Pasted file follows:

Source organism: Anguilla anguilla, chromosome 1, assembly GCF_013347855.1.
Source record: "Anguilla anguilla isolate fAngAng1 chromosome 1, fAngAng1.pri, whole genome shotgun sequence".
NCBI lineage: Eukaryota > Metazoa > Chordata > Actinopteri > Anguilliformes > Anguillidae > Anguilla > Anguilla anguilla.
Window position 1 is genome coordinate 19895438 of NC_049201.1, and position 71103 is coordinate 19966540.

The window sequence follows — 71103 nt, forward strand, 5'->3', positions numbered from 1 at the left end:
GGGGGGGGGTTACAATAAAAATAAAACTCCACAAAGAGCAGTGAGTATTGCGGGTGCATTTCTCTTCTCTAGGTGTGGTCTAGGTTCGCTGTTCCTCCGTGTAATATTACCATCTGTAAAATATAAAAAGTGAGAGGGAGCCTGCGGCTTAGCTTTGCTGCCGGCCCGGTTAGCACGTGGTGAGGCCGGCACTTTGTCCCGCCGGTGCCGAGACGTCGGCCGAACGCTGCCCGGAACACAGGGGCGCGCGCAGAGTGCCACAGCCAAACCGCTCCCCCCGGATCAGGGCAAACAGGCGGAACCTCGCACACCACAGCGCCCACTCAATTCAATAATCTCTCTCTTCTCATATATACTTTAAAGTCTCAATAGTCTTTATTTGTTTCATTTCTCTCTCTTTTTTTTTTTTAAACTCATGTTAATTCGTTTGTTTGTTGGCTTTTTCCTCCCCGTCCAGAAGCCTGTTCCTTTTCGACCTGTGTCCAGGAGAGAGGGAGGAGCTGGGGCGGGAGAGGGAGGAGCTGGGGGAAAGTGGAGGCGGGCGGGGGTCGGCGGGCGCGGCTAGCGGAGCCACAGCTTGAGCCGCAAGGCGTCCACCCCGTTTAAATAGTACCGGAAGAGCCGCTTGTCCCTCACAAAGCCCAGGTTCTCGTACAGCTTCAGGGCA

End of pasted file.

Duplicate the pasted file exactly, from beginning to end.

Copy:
Source organism: Anguilla anguilla, chromosome 1, assembly GCF_013347855.1.
Source record: "Anguilla anguilla isolate fAngAng1 chromosome 1, fAngAng1.pri, whole genome shotgun sequence".
NCBI lineage: Eukaryota > Metazoa > Chordata > Actinopteri > Anguilliformes > Anguillidae > Anguilla > Anguilla anguilla.
Window position 1 is genome coordinate 19895438 of NC_049201.1, and position 71103 is coordinate 19966540.

The window sequence follows — 71103 nt, forward strand, 5'->3', positions numbered from 1 at the left end:
GGGGGGGGGTTACAATAAAAATAAAACTCCACAAAGAGCAGTGAGTATTGCGGGTGCATTTCTCTTCTCTAGGTGTGGTCTAGGTTCGCTGTTCCTCCGTGTAATATTACCATCTGTAAAATATAAAAAGTGAGAGGGAGCCTGCGGCTTAGCTTTGCTGCCGGCCCGGTTAGCACGTGGTGAGGCCGGCACTTTGTCCCGCCGGTGCCGAGACGTCGGCCGAACGCTGCCCGGAACACAGGGGCGCGCGCAGAGTGCCACAGCCAAACCGCTCCCCCCGGATCAGGGCAAACAGGCGGAACCTCGCACACCACAGCGCCCACTCAATTCAATAATCTCTCTCTTCTCATATATACTTTAAAGTCTCAATAGTCTTTATTTGTTTCATTTCTCTCTCTTTTTTTTTTTTAAACTCATGTTAATTCGTTTGTTTGTTGGCTTTTTCCTCCCCGTCCAGAAGCCTGTTCCTTTTCGACCTGTGTCCAGGAGAGAGGGAGGAGCTGGGGCGGGAGAGGGAGGAGCTGGGGGAAAGTGGAGGCGGGCGGGGGTCGGCGGGCGCGGCTAGCGGAGCCACAGCTTGAGCCGCAAGGCGTCCACCCCGTTTAAATAGTACCGGAAGAGCCGCTTGTCCCTCACAAAGCCCAGGTTCTCGTACAGCTTCAGGGCA